Quantcast

Offshore Drilling Still on the Table for Florida

Energy
2019-2024 National OCS Oil and Gas Leasing Draft Proposed Program. U.S. Department of the Interior

Interior Sec. Ryan Zinke's controversial decision to take Florida out of his proposed plan to greatly expand offshore drilling is causing clashes within the administration, according to multiple reports.

The head of the Bureau of Ocean Energy Management, which manages offshore leasing, told a Congressional subcommittee Friday that it had "no formal decision" on Florida and that the bureau is keeping Florida in its upcoming review of offshore resources.


Axios reported Sunday that Zinke's "rogue" decision on Florida has opened the administration to legal trip wires with its plan and greatly upset President Trump. Trump isn't the only one ticked off at Zinke this week: the Washington Post reported that several coastal governors are impatiently waiting to meet with the interior secretary on his drilling plans following initial phone calls to discuss the matter.

As reported by the New York Times:

"In a statement, Representative Raúl M. Grijalva of Arizona, the senior Democrat on the subcommittee, which is responsible for energy and mineral resources, criticized the confusion caused by what he called 'an out-of-control administration with incompetent top leadership.'

'Instead of carefully following laws and regulations, this administration writes policy on a napkin, announces it on social media and calls it a day,' Mr. Grijalva said.

The Trump administration's handling of offshore drilling appeared to follow a pattern of seemingly spontaneous decisions that have left policies vulnerable to legal challenges, as has been the case with immigration and the shrinking of national monuments.

Environmental groups have vowed to fight the drilling plan.

With his unilateral announcement to exempt Florida from new offshore drilling, Mr. Zinke appeared to be bypassing the public and scientific review of potential offshore resources and environmental impacts that must follow any plan to commence offshore leasing."

The Hill reported that "some in Florida were still skeptical" that the state would be off limits:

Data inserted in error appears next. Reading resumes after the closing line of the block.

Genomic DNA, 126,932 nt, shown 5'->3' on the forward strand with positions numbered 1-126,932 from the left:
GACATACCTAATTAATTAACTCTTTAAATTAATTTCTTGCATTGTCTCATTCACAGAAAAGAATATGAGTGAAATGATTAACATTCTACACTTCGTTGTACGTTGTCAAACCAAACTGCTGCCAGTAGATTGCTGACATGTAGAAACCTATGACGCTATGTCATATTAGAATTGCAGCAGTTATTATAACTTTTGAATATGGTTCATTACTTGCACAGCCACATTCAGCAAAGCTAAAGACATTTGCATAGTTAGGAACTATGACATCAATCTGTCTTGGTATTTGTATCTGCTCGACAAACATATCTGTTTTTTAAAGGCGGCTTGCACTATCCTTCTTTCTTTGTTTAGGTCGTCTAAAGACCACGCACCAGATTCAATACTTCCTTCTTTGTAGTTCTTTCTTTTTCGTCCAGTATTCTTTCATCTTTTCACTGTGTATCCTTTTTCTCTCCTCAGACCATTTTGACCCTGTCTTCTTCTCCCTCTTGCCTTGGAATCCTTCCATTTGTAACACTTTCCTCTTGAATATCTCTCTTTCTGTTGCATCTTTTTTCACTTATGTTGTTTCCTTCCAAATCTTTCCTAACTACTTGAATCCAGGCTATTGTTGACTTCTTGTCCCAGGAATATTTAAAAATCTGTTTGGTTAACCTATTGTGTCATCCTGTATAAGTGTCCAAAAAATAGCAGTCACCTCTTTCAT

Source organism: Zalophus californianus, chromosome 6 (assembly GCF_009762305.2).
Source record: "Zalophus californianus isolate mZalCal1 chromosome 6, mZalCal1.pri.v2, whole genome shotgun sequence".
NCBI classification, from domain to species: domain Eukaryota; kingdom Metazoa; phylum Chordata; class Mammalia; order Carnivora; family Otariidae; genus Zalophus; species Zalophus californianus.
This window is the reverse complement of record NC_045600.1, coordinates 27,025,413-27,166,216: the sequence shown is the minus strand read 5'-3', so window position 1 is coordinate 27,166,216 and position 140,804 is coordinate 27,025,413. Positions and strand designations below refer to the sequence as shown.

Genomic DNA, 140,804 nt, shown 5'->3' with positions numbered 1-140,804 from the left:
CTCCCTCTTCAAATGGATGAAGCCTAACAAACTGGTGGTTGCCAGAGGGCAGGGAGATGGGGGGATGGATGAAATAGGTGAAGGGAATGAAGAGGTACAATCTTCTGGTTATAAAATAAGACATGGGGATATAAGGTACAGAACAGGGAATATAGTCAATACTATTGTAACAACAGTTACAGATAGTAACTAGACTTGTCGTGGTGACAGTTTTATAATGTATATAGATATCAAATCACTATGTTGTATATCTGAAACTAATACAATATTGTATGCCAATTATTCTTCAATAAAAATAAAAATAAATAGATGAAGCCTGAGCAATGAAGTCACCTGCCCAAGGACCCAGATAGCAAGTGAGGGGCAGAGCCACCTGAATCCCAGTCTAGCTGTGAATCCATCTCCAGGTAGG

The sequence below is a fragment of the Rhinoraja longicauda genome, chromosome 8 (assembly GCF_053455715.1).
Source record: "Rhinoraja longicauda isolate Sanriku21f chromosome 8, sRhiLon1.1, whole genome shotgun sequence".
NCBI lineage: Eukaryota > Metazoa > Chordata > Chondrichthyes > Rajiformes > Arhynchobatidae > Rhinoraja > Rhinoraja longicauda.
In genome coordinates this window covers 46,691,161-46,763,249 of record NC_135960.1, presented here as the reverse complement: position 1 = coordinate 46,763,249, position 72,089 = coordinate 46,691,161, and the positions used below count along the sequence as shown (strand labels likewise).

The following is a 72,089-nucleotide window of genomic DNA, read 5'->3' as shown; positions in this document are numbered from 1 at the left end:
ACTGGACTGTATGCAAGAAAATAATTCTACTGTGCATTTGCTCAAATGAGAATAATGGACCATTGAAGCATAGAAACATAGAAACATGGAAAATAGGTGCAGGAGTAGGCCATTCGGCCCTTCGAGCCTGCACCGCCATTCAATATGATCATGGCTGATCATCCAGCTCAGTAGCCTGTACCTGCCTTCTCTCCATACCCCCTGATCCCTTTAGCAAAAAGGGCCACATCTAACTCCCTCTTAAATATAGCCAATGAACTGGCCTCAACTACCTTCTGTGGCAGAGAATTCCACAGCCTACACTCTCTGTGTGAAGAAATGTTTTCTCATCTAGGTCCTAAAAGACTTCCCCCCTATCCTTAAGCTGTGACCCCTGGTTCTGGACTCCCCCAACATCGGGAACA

"Sen. Bill Nelson (D-Fla.) this week put on hold confirmations for three Interior Department nominees, demanding that Zinke give him specific assurances regarding Florida's exclusion.

He told reporters Thursday that the hold would remain 'until they come out by showing that there is no drilling off of Florida.'

Nelson noted that Interior's maps, both on the web and at public meetings on the drilling plan, still have Florida under consideration.

'They have the maps. Have you seen the maps? The maps have drilling on it,' he said."

For a deeper dive:

BOEM: New York Times, The Hill. Trump: Axios. Govs: Washington Post

For more climate change and clean energy news, you can follow Climate Nexus on Twitter and Facebook, and sign up for daily Hot News.

EcoWatch Daily Newsletter

Loggers operate in an area of lodgepole pine trees killed by the mountain pine beetle in the Beaverhead-Deerlodge National Forest on Sept. 13, 2019 in Montana. As climate change makes summers hotter and drier in the Northern Rockies, forests are threatened with increasing wildfire activity, deadly pathogens and insect infestations, including the mountain pine beetle outbreak. The insects have killed more than six million acres of forest across Montana since 2000. Chip Somodevilla / Getty Images

President Donald Trump told a crowd at the Davos World Economic Forum Tuesday that the U.S. will join the Forum's 1t.org initiative to restore and conserve one trillion trees around the world, according to The Hill.

Read More
Wild rice flatbread is one of many Native recipes found in Indigikitchen. Indigikitchen

The online cooking show Indigikitchen is providing a platform to help disseminate Indigenous food recipes — while helping eaters recognize their impact on the planet and Native communities.

Read More
Sponsored

On the Solomon Islands, rats and poachers are the two major threats to critically endangered sea turtles. A group of local women have joined forces to help save the animals from extinction.

Read More
Whale watching (here, off Húsavík, Iceland) may be better for the local economy than whale hunting. Davide Cantelli / Wikimedia / CC BY

By Joe Roman

One of the most important global conservation events of the past year was something that didn't happen. For the first time since 2002, Iceland — one of just three countries that still allow commercial whaling — didn't hunt any whales, even though its government had approved whaling permits in early 2019.

Read More
People participate in a national mile-long march to highlight the push for clean water in Flint Feb. 19, 2016 in Flint, Michigan. Bill Pugliano / Stringer / Getty Images

The Supreme Court made a decision Tuesday that means Flint residents can sue state and local officials over the water crisis that leached lead into their water and resulted in at least 12 deaths.

Read More